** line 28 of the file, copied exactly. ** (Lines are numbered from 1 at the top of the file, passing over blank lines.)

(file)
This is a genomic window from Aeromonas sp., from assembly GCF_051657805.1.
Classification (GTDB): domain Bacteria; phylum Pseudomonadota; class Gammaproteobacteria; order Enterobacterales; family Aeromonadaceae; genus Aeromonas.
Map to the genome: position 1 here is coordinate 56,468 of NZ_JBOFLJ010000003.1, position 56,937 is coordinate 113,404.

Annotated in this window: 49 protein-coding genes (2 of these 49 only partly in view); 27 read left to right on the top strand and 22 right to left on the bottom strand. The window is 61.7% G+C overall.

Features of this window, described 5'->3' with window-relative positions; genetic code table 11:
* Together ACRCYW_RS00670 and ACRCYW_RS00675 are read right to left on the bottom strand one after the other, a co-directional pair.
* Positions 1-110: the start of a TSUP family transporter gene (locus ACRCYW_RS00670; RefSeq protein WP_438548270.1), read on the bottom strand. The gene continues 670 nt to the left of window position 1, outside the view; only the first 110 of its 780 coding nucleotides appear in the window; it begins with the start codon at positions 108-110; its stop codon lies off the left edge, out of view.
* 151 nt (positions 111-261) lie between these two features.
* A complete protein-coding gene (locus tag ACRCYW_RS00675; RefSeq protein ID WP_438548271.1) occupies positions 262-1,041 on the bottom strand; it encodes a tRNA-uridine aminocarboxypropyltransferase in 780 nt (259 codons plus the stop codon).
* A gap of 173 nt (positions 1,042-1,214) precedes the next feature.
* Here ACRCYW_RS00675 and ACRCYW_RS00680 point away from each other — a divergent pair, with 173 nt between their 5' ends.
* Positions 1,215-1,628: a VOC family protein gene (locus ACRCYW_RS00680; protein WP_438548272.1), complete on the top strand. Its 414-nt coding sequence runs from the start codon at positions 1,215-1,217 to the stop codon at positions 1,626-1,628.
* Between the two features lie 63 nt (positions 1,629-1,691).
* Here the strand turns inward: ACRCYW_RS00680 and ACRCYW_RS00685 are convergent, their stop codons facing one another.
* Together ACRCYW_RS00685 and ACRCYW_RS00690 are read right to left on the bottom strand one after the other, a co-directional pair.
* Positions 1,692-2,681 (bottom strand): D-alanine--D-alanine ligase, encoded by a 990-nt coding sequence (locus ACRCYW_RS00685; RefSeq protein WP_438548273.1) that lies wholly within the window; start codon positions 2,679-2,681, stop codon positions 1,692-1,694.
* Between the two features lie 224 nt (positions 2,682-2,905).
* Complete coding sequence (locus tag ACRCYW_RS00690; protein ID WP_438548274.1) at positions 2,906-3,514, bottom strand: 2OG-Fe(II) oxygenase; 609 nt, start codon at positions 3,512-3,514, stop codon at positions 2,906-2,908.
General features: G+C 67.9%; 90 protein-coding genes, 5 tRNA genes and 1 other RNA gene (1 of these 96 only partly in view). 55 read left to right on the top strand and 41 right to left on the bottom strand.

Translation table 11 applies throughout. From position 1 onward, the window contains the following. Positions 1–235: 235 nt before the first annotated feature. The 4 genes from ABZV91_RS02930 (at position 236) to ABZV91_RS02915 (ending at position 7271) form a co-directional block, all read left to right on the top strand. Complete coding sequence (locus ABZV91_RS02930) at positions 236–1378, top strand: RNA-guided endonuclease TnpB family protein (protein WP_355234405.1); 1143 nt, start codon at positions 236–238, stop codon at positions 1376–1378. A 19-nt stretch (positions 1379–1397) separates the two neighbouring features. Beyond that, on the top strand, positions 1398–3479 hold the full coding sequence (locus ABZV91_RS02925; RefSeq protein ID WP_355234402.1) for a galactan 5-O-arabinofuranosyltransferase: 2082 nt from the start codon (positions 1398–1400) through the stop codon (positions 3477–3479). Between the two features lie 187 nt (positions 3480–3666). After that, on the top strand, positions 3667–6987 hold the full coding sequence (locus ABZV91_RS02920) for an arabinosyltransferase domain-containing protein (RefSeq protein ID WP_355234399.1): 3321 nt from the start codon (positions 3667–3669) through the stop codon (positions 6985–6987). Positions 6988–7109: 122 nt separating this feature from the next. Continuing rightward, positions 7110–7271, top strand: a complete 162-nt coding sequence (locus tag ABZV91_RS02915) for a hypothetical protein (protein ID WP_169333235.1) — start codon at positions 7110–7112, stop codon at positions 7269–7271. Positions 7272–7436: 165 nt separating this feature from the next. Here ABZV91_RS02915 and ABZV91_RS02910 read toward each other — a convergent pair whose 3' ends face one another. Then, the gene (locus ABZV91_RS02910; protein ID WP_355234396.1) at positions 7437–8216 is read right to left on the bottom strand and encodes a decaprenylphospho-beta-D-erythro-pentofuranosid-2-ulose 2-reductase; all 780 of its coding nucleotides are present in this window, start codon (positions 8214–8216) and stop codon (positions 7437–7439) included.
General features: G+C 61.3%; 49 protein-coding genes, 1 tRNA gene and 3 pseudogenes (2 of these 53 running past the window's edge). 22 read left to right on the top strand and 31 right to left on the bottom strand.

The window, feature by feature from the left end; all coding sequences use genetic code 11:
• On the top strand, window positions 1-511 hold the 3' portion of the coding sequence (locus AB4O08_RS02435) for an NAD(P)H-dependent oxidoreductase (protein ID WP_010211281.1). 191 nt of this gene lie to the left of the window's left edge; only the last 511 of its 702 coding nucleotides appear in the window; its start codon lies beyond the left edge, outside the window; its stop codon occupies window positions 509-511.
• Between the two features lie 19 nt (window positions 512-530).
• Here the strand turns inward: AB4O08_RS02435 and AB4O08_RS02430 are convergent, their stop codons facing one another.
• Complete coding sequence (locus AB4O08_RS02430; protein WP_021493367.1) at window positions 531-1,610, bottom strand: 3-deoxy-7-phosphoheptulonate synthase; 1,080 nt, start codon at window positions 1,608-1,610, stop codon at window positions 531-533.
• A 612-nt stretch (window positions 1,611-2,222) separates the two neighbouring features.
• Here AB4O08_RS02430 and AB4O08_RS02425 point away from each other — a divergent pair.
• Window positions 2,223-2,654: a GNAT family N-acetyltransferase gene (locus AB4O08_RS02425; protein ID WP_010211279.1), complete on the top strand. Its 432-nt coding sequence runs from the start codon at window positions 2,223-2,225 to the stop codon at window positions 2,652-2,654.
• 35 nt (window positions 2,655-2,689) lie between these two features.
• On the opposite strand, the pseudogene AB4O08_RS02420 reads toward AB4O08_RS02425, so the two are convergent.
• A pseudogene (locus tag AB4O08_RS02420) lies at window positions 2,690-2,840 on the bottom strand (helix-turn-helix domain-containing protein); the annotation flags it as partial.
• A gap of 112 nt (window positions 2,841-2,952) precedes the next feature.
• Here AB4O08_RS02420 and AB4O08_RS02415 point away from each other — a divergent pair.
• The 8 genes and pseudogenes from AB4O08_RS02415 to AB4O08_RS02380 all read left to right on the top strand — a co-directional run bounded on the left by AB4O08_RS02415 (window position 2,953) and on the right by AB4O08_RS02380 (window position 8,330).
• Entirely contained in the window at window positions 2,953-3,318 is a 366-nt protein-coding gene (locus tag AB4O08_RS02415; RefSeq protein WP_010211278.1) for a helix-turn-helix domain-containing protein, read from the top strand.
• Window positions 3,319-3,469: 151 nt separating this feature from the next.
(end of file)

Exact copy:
• Here AB4O08_RS02430 and AB4O08_RS02425 point away from each other — a divergent pair.